BRITISH EAST AFRICA PROTECTOR ATE, or IBEA (originating from the initials of Imperial British East Africa Company). The southeastern part of British East Africa (q.v.), extending from the Umlfa to the ,tuba River, and inland as far as the boundaries of Uganda (q.v.). Its area is estimated at 280,000 square miles. The northern portion of the territory presents a striking contrast to the southern. The former is generally only slightly elevated, although the part bordering on Abyssinia is interspersed with isolated mountains from 5000 to 7000 feet high. It is a dry region, swarming in the vicinity of the coast with tsetse-Ilies,which render impossible the employment of animals for the carriage of burdens. The southern part resembles in its for mation the northern part of German East Africa, and is covered by mountain masses of volcanic origin, some of the summits, as those of the Abet-dais' and Kenia mountains, reaching alti tudes of 13,000 and 17,000 feet. The district bordering on 'Uganda has an elevation of 4000 to 7000 feet and is well adapted for cattle-raising. 'I he climate is generally unhealthful except in the more elevated parts of the interior, which are practically the only part of the colony adapted to European colonization. The only rivers (lowing through the coast region are the Sahaki and the Tana, the latter being navigable for about 280 miles. The lack of sufficient water •ommunica tion on the coast presents an almost insuperable obstacle to the development of that region, and before the construction of the Uganda Railway considerably hindered the development of the interior as well. The agricultural land is situ ated mainly around the upper stream of the 'Tana and the Umba, and yields bananas, sugar, rice, corn, and cocoanuts. The principal products exported are ivory, rubber, live animals. and ani mal products. The annual value of the trade amounts at present to over $1,600,000. of which nearly $1,400,000 represent imports. The terri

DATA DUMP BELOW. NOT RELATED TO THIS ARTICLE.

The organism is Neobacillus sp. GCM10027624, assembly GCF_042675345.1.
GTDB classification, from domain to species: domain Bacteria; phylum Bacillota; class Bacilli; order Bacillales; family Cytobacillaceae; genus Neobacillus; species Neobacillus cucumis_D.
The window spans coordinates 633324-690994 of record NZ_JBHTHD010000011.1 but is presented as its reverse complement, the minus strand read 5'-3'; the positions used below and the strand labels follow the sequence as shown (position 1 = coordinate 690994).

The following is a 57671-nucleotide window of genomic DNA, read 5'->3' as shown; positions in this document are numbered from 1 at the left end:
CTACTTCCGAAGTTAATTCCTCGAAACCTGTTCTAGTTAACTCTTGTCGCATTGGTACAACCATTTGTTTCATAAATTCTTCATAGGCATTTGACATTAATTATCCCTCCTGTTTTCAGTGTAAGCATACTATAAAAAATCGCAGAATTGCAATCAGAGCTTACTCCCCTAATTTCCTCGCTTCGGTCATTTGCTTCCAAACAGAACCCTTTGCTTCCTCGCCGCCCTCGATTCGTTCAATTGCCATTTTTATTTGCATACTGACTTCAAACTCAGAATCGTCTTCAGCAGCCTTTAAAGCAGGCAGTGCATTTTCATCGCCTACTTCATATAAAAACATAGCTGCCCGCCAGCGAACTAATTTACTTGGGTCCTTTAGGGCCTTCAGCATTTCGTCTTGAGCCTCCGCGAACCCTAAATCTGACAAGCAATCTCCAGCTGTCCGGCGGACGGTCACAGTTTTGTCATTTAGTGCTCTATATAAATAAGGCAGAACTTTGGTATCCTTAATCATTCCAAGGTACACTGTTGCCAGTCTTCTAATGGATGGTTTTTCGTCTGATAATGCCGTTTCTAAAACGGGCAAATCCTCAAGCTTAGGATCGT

tory is making slow progress and the commerce has not materially increased since the territory was first put tinder the administration of the Crown, a fact due in part to the instability of the British rule and oho frequent disturbances with which the British military force is unable to cope. The protectorate is administered by a commission er, IN 110 is also the British agent at Zanzibar. The rule of the British Government extends only along the coast and in the vicinity of the Uganda Rail way. In the interior the natives are very little interfered with, and daring raids on caravans al most in view of English forts. are by no means rare occurrences. The Uganda Railway was completed in 1901 to Kisumu, on Lake Victoria, Nyanza, 572 miles. The population of the pro tectorate is estimated at 2,500,000. It consists mainly of numerous tribes of Bantu and Hamitic origin. The latter confine themselves mainly to agriculture and are gonerally subject to the nomadic herdsmen of their own race. The num ber of Europeans is about 450. and there are about •5.000 Asiatics, mostly Arabian merchants and Indian coolies imported for the Uganda Railway. The capital and the largest town is Mombasa, with a population of about •7,000.
The British East Africa Protectorate was constituted in 1895 as an administrative division of British East Africa, the other division being the Uganda Protectorate (q.v.), which was or ganized in 1894. For about seven or eight years previous the region had been under the control of the Imperial British East Africa Company. Treaties delimiting the British sphere of influ ence were made with Germany in 1856 and 1890, and with Italy in 1891. Consult: Purvis, Hand book of British East Africa and Uganda (Lon don, 1900) ; British Empire Series (London, 1899) : The Rise of Our East African Empire (London, 1893) ; Lugard, British East Africa and Ugamtht (London, 1892).